Can solar power transform the electricity market as much as shale did for oil and gas? This question has been posed in a new study by Wood MacKenzie, an international energy research and consulting company.
“Just as shale extraction reconfigured oil and gas, no other technology is closer to transforming power markets than distributed and utility scale solar,” writes Prajit Ghosh, an energy analyst at Wood MacKenzie and the study’s primary author.
Based on the study’s persuasive analysis, it seems difficult to dispute that solar technology will transform – and in some states already is transforming – wholesale power markets.
But there is a whopper of a caveat. The scope of the solar-induced transformation will depend on political decisions made in the future. The shale revolution also depended on political decisions. The vital difference is that the decisions that enabled the shale revolution mostly preceded the maturation of shale extraction technologies.
Paul Joskow, a professor of economics of the Massachusetts Institute of Technology and the President of the Sloan Foundation, has argued that regulatory and market reforms in the natural gas industry provided an essential economic platform for accelerating technological advances in shale extraction. In 2013, Joskow explained in an article published by the American Economic Review that:
The recent dramatic and largely unanticipated growth in the current and expected future production of shale gas . . . would not have been realized as quickly and efficiently absent deregulation of the wellhead price of natural gas, unbundling of gas supplies from pipeline transportation services, the associated development of efficient liquid markets for natural gas and reforms to the licensing and regulation of prices for gas pipelines charge to move gas from where it is produced to where it is consumed.
The solar-induced transformation described by Wood MacKenzie can largely be explained by the following two charts.
The first chart shows the results of a “net cost analysis” performed by Wood MacKenzie for utility-scale power plants constructed in California. Net cost is a metric for estimating the profitability of investing in a new power plant. It is the difference between a power plant’s total revenues (e.g., sales, capacity, incentives) and its total costs (e.g., construction, fuel).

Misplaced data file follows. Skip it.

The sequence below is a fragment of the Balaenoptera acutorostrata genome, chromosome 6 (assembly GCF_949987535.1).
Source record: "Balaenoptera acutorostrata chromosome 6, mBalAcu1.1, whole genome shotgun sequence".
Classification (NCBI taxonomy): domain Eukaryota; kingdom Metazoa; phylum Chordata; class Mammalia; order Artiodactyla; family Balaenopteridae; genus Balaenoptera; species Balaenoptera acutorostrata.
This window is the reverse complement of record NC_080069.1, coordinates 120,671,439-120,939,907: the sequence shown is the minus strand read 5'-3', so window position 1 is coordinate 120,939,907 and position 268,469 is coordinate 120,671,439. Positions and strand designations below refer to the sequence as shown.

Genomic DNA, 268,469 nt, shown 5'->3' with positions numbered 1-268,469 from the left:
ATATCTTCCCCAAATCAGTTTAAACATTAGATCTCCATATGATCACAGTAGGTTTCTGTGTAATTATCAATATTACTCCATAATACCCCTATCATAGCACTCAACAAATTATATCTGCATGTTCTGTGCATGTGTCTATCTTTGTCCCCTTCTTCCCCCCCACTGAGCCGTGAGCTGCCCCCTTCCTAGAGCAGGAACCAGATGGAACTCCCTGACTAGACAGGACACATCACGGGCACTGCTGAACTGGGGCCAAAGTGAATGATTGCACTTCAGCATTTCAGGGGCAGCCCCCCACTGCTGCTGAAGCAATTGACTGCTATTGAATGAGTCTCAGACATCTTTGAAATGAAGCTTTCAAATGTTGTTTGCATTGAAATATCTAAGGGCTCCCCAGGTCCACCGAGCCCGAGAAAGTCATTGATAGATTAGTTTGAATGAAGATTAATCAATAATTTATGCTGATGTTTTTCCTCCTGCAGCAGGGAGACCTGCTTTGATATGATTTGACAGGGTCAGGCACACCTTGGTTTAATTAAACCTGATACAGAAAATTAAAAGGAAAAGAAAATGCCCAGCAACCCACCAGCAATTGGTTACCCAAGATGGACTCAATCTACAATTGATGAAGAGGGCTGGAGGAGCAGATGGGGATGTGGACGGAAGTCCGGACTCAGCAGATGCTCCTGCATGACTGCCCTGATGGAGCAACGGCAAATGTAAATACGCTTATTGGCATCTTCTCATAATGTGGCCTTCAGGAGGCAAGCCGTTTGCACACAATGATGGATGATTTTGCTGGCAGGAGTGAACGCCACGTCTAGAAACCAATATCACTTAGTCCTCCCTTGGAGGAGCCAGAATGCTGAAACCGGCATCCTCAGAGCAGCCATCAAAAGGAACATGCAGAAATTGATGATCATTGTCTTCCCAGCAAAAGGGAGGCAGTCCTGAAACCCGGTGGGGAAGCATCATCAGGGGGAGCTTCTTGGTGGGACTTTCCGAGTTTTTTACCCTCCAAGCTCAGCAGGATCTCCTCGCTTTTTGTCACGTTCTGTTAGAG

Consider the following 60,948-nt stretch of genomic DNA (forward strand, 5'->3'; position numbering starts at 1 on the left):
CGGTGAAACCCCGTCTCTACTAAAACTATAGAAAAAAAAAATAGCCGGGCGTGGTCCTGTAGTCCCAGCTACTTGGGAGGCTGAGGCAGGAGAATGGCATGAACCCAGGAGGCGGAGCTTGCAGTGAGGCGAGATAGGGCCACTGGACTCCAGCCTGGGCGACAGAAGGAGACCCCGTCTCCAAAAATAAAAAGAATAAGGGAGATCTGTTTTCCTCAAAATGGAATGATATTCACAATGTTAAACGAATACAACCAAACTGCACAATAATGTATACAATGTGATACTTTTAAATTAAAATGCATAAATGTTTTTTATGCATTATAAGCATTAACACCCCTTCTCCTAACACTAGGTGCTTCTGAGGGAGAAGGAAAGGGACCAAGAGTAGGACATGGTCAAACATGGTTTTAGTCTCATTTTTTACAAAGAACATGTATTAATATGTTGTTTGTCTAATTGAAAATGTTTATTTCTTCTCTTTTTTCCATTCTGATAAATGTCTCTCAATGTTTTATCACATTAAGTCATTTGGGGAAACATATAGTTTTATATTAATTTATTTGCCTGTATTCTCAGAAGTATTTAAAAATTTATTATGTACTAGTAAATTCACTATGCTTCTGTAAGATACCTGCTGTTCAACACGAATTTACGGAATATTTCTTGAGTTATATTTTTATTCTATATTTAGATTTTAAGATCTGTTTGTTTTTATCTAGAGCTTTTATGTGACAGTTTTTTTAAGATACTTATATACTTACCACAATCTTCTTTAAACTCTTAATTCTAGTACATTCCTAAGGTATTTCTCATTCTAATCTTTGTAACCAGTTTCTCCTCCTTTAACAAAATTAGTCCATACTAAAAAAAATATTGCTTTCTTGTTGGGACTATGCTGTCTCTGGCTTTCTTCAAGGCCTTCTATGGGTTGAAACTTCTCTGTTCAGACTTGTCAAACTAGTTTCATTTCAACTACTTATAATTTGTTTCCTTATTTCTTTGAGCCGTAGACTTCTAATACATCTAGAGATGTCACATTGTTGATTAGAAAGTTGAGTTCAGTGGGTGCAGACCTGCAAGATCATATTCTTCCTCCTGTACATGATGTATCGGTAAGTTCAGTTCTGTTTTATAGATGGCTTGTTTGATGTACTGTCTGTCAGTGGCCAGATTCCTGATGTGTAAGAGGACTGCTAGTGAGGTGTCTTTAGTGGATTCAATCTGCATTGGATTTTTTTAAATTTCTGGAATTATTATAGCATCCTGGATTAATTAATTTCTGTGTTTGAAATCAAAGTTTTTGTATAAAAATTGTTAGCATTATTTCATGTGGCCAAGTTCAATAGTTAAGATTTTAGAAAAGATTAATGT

The chart projects the future profitability of investing in solar, wind and natural gas plants in California (CC = combined cycle and CT = combustion turbine).
Solar is hands-down the most profitable investment, but not necessarily for the reasons you would think. Yes, the cost of solar is declining, but that is only a small part of the story. Solar is capturing revenues that would have accrued to natural gas generators. “The more solar you build, the less attractive natural gas becomes,” said Ghosh. “This is not a forecast. It is already happening in California.”
The trouble is that solar is eating into the revenue of natural gas plants while only partially displacing them. Even with seven gigawatts of installed solar capacity, California’s electric system still needs gas-fired generators to provide a backstop for when solar is unavailable.
To understand why this matters, consider the next chart. It is known in California as the “duck curve” or the “duck of doom.”
Historically, the wholesale price of electricity has tracked total system demand, which is also called “load” in the power industry. When lots of solar power capacity is installed, wholesale power prices follow the effective load, which is the load at a given hour minus solar (and wind) generation. The size of the duck’s belly is the generation no longer supplied by fossil fuel plants.
“The bigger the duck’s belly becomes, the worse it gets for fossil fuels,” said Ghosh. “There is a circular logic: the more solar you build, the worse you make fossil fuels. Adding more solar will ultimately hurt solar too, but it hurts gas more.”
A generator’s revenues is the price multiplied by the quantity of power they sell. A gas plant that would have run for 500 hours every year without high levels of installed solar capacity may run only 100 hours every year with high levels of installed solar capacity.
“Solar reduces both the price and the quantity of power sold by gas generators,” said Ghosh. “So it has a double whammy effect on fossil fuel plants.”
In my view, the duck curve shows why the future predicted in the first chart is not likely to materialize. If gas generators become too unprofitable, the electric system will collapse.
“The risk is that gas plants – once they become uneconomic – will not be there as a backstop,” said Ghosh.
That risk is not likely to be tolerated for very long if at all. Most people remember what happened to former Governor Gray Davis when inadequate generating capacity caused rolling blackouts in California in 2001. Something will need to give.
“Keeping backup capacity on the grid becomes increasingly difficult as solar energy lowers power prices and worsens the economics of other technologies,” writes Wood MacKenzie. “Should solar market saturation rapidly increase, today’s market . . . compensation mechanisms will need to evolve to maintain reliability.” Continue reading…